Back to Journals » International Journal of Nanomedicine » Volume 9 » Issue 1

Liposomes versus metallic nanostructures: differences in the process of knowledge translation in cancer

Authors Fajardo-Ortiz D, Duran L, Moreno L, Ochoa H, Castaño VM

Received 12 February 2014

Accepted for publication 29 March 2014

Published 26 May 2014 Volume 2014:9(1) Pages 2627—2634

DOI https://doi.org/10.2147/IJN.S62315

Checked for plagiarism Yes

Review by Single-blind

Peer reviewer comments 3

David Fajardo-Ortiz,1 Luis Duran,1 Laura Moreno,1 Héctor Ochoa,2 Víctor M Castaño1,3,4

1Faculty of Medicine of the National Autonomous University of Mexico, Mexico City, Mexico; 2El Colegio de la Frontera Sur, San Cristobal de las Casas, Mexico; 3Molecular Material Department, Applied Physics and Advanced Technology Center, National Autonomous University of Mexico, Juriquilla, Mexico; 4Advanced Technology Center, CIATEQ, Queretaro, Mexico

Abstract: This research maps the knowledge translation process for two different types of nanotechnologies applied to cancer: liposomes and metallic nanostructures (MNs). We performed a structural analysis of citation networks and text mining supported in controlled vocabularies. In the case of liposomes, our results identify subnetworks (invisible colleges) associated with different therapeutic strategies: nanopharmacology, hyperthermia, and gene therapy. Only in the pharmacological strategy was an organized knowledge translation process identified, which, however, is monopolized by the liposomal doxorubicins. In the case of MNs, subnetworks are not differentiated by the type of therapeutic strategy, and the content of the documents is still basic research. Research on MNs is highly focused on developing a combination of molecular imaging and photothermal therapy.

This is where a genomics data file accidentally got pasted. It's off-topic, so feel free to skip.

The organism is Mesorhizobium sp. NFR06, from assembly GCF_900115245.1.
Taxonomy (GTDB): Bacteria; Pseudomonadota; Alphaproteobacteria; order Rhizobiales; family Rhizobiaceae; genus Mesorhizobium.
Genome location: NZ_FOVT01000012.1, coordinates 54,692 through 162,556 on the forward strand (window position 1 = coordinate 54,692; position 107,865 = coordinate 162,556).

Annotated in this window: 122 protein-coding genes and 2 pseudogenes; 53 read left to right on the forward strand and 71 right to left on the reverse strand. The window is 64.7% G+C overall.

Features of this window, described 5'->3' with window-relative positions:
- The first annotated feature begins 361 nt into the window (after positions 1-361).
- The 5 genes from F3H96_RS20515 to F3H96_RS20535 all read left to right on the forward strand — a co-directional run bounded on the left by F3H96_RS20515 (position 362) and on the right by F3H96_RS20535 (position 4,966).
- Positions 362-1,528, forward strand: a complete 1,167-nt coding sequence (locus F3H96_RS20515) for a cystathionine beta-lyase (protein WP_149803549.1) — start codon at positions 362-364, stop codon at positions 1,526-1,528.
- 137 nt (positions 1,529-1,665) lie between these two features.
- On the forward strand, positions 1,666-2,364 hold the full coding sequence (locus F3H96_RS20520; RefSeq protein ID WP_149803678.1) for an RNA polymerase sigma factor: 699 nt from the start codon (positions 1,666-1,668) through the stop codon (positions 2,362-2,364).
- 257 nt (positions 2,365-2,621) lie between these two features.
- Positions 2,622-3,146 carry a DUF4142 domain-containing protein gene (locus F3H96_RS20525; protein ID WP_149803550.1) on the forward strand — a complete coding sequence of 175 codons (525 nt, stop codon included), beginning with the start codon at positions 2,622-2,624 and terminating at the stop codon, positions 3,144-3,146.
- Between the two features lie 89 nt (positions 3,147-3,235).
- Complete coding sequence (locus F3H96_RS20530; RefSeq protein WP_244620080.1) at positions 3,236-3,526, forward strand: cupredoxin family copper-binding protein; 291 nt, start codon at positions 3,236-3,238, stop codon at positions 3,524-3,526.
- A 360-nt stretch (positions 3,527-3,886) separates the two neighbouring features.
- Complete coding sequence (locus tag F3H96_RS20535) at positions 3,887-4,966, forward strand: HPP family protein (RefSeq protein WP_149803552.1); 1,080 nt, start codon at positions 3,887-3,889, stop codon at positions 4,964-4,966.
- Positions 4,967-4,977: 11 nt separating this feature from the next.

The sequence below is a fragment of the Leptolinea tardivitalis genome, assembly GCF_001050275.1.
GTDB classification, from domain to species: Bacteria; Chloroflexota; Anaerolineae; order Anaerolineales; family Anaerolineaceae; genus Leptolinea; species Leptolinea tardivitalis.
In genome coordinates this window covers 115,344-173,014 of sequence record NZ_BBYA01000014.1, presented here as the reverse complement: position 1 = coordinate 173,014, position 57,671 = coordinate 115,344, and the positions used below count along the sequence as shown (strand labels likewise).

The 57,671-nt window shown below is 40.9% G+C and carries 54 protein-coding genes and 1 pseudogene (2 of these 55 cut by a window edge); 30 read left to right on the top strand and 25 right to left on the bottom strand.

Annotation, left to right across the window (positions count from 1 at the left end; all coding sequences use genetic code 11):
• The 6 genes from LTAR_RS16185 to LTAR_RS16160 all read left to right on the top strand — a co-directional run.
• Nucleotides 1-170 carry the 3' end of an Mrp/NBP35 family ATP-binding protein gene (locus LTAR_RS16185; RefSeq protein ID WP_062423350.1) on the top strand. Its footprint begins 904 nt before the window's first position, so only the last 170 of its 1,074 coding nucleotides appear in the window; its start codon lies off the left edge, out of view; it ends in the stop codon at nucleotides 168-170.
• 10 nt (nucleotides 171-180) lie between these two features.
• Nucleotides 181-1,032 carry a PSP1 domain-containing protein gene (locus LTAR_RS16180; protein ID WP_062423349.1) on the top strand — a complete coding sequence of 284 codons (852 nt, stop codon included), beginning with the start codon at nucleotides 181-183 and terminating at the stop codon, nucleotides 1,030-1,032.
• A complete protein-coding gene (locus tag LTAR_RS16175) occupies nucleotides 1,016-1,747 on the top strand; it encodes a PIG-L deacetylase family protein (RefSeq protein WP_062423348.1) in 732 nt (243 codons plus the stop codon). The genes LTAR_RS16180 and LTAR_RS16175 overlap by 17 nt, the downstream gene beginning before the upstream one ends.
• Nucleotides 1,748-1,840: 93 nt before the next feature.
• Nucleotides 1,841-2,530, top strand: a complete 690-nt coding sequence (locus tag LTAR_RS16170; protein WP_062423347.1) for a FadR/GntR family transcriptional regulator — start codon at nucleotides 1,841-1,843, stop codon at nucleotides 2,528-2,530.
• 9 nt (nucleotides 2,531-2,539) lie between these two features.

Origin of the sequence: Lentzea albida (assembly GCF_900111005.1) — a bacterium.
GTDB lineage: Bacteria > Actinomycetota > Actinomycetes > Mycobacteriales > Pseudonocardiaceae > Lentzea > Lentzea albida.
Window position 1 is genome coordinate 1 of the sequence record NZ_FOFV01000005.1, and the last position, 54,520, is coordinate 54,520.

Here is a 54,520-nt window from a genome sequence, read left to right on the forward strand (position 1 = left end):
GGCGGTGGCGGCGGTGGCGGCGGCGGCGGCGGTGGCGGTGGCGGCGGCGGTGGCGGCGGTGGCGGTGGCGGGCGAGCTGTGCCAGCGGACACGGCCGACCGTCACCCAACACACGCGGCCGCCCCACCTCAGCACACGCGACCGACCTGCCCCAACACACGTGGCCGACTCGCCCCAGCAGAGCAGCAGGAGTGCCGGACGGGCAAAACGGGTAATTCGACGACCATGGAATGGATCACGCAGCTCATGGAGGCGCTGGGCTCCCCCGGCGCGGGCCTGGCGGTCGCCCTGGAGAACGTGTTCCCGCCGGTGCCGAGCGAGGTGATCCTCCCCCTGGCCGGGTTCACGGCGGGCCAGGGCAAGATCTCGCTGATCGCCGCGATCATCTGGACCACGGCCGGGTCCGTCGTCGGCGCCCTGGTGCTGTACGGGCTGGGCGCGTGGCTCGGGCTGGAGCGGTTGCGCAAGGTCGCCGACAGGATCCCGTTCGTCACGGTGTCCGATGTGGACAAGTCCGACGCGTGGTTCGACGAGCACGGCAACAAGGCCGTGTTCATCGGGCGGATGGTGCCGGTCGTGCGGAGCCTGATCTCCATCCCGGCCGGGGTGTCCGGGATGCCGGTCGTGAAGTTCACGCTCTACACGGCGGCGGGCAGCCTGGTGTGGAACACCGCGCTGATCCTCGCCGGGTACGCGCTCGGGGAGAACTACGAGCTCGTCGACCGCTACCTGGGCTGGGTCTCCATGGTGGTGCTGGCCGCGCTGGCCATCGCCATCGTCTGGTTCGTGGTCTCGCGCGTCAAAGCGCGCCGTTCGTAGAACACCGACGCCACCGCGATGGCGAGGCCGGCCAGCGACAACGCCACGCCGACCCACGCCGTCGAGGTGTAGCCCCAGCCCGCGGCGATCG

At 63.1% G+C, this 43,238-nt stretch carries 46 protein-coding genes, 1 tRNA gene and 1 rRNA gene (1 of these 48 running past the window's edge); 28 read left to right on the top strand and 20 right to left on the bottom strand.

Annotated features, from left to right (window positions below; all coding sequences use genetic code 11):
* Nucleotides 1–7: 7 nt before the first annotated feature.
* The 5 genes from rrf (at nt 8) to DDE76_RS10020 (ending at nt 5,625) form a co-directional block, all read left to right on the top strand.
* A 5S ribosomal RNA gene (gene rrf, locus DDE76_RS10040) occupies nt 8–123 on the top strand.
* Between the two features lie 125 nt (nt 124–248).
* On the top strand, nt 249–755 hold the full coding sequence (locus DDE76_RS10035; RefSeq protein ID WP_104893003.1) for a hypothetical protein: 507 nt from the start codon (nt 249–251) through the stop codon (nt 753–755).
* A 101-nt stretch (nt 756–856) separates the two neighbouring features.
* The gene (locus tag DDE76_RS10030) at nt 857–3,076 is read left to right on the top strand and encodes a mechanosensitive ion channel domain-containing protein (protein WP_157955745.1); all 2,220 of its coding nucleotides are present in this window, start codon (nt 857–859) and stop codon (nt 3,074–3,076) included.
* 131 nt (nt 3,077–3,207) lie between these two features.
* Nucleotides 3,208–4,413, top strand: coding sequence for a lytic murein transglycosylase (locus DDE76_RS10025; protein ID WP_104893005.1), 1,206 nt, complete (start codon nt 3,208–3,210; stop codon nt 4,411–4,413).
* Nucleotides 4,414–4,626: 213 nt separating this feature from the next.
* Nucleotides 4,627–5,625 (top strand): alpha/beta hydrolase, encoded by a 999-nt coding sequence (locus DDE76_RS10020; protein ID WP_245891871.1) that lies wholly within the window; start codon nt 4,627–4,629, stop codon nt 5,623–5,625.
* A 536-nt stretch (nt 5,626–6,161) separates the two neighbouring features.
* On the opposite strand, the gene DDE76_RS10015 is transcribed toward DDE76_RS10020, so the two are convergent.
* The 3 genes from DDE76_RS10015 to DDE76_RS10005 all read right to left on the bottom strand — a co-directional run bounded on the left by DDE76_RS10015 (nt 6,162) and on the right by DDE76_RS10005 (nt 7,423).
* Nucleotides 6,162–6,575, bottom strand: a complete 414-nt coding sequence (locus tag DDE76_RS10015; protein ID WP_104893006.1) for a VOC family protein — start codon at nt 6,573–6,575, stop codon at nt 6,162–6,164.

Keywords: nanotechnology, citation network analysis, basic research, clinics, health care

Creative Commons License This work is published and licensed by Dove Medical Press Limited. The full terms of this license are available at https://www.dovepress.com/terms.php and incorporate the Creative Commons Attribution - Non Commercial (unported, v3.0) License. By accessing the work you hereby accept the Terms. Non-commercial uses of the work are permitted without any further permission from Dove Medical Press Limited, provided the work is properly attributed. For permission for commercial use of this work, please see paragraphs 4.2 and 5 of our Terms.

Download Article [PDF]  View Full Text [HTML][Machine readable]